11. 11. Find me: Approaches: 1. Do nothing to the deck (Cost: 99 lookups) 2. Create bins for groups of 100 and just throw the cards into the bin. (Cost: 99 lookups) 3. Sort the deck! Then perform binary search to find card. (cost: log2(99) lookups ~= 7 look ups) Depiction of binary search (does not show entire search) Cost is analyzed in worst case scenario. "Anything that can go wrong will go wrong.“ – Murphy’s Law
  12. 12. How does this apply to programming? Abstraction!
  13. 13. How does this apply to programming? Programming Problem --> Real Life Problem Abstraction!
  14. 14. Key point #1: 1. Being able to abstract a problem to something less complex, or more familiar, will make the problem easier! “the purpose of abstraction is not to be vague, but to create a new semantic level in which one can be absolutely precise.” - Edsger W. Dijkstra Image source: http://www.scientificamerican.com/media/inline/3E0F9160-E7F2-99DF-358998AA3C1A910F_1.jpg
  15. 15. Fans of abstraction What is the shortest path from 1 to any other node?
  16. 16. Keypoint #2: Abstracting a problem to a problem that has already been solved is even better! You don’t really have to do any work! INTERNET!!! “[OSPF] computes the shortest path tree for each route using a method based on Dijkstra's algorithm, a shortest path first algorithm.”
  17. 17. Keypoint #3 3. There’s no such thing as a dumb problem Problem: Given a spatula and a dish of pancakes (say 6 for now), how would you flip the pancakes such that the pancakes become sorted with the largest pancake at the bottom and smallest at the top? How many steps would it require? FLIP Initial State: GOAL Image source: http://sfist.com/attachments/SFist_Brock/pancakes.jpg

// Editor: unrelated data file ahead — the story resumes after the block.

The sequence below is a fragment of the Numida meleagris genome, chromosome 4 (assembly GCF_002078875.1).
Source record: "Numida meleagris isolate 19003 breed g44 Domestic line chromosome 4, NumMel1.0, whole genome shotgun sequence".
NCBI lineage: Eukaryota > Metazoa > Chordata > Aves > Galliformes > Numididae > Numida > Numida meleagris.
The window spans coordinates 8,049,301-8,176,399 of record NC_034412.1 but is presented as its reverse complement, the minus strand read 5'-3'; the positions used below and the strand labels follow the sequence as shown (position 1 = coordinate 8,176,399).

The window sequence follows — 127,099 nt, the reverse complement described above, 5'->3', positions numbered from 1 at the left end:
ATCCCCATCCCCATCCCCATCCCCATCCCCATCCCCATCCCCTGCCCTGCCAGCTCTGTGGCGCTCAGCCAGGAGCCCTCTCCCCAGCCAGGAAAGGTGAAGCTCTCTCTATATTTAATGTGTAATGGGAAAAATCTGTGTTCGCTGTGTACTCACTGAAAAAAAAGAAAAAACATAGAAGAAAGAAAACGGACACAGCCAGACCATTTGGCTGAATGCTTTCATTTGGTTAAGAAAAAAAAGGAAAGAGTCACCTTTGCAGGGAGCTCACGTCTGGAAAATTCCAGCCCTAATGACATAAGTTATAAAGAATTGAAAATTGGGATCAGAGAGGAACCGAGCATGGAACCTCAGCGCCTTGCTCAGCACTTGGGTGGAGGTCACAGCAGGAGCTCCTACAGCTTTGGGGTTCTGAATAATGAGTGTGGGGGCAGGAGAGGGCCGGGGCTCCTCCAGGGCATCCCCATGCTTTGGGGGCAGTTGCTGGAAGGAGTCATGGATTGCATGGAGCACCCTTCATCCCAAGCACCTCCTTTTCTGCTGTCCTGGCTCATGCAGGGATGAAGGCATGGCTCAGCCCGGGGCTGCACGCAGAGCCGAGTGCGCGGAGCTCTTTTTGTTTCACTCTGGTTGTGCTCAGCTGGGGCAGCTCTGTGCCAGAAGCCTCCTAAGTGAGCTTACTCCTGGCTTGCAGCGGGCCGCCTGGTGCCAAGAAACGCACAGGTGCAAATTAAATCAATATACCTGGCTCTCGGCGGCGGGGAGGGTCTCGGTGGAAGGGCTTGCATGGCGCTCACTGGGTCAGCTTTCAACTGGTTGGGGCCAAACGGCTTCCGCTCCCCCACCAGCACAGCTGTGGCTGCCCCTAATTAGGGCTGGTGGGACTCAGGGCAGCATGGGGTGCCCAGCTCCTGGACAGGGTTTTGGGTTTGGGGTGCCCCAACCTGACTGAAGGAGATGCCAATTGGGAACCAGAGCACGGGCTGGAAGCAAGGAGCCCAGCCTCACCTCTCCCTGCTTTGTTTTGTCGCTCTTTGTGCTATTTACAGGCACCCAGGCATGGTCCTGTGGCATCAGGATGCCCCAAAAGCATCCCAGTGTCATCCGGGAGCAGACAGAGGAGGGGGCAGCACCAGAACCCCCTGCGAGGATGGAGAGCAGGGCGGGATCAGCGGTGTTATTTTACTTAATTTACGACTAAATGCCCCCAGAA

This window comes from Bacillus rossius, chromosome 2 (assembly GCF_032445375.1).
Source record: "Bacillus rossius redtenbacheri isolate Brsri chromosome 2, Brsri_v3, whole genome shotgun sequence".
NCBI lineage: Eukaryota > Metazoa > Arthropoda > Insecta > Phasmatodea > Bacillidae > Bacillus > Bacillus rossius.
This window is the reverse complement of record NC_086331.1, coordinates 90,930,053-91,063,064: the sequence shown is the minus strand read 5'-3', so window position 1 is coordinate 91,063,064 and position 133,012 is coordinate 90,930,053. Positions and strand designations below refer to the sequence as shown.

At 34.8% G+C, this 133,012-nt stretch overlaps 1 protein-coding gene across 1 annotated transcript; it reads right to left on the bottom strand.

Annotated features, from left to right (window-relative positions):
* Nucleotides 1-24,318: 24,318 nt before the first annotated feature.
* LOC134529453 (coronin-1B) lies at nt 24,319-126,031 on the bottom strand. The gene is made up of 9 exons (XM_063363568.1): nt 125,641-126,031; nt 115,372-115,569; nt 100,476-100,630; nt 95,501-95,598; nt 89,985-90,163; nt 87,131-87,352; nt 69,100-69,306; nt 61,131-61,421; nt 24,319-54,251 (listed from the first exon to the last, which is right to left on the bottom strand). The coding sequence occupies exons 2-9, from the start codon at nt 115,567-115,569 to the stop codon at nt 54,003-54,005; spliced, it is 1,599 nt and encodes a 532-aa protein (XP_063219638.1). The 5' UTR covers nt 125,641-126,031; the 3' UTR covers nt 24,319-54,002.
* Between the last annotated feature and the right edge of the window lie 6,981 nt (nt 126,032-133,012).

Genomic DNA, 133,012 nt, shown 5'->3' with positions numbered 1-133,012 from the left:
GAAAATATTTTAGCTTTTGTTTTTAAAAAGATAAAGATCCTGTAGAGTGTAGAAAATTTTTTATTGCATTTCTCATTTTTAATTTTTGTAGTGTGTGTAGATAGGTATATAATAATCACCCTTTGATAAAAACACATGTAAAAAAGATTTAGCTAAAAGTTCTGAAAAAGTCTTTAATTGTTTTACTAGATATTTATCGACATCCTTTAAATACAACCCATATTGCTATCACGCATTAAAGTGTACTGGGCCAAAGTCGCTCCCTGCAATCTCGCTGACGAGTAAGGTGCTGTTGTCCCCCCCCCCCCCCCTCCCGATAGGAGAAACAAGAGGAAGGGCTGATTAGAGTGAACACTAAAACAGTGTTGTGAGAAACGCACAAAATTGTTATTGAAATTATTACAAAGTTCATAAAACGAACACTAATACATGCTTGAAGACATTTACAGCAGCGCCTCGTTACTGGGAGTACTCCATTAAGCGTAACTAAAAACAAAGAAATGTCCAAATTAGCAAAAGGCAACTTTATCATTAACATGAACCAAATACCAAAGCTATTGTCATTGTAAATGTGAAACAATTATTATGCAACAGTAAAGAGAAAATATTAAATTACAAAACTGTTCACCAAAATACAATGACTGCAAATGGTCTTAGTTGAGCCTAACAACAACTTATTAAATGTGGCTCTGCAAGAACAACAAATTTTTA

18. 18. Someone familiar: SORTING PANCAKES == SORTING BY PREFIX REVERSAL Bill Gates & Christos Papadimitriou, Bounds For Sorting By Prefix Reversal. Discrete Mathematics, vol 27, pp 47-57, 1979. We referred to bounds as “Costs”
  19. 19. Key Points: 1. Being able to abstract a problem to something less complex, or more familiar, will make the problem easier! 2. Abstracting a problem to a problem that has already been solved is even better! 3. There’s no such thing as a dumb problem. 4. Be creative and have fun with problems. You have the ability to create an entire world at your fingertips!
  20. 20. -THANK YOU- New title proposal: The best programmers I’ve meet knew how to ABSTRACT PROBLEMS pretty d*mn well “The hardest part of solving a problem is to completely understand it to a point where you can see it from many different perspectives and abstractions” -A very wise T.A. Thank you, -Tony Tran @quicksorte r P.S. My gf will probably be reading this, so the story at the beginning didn’t really happen 0-=) But really, it didn’t =)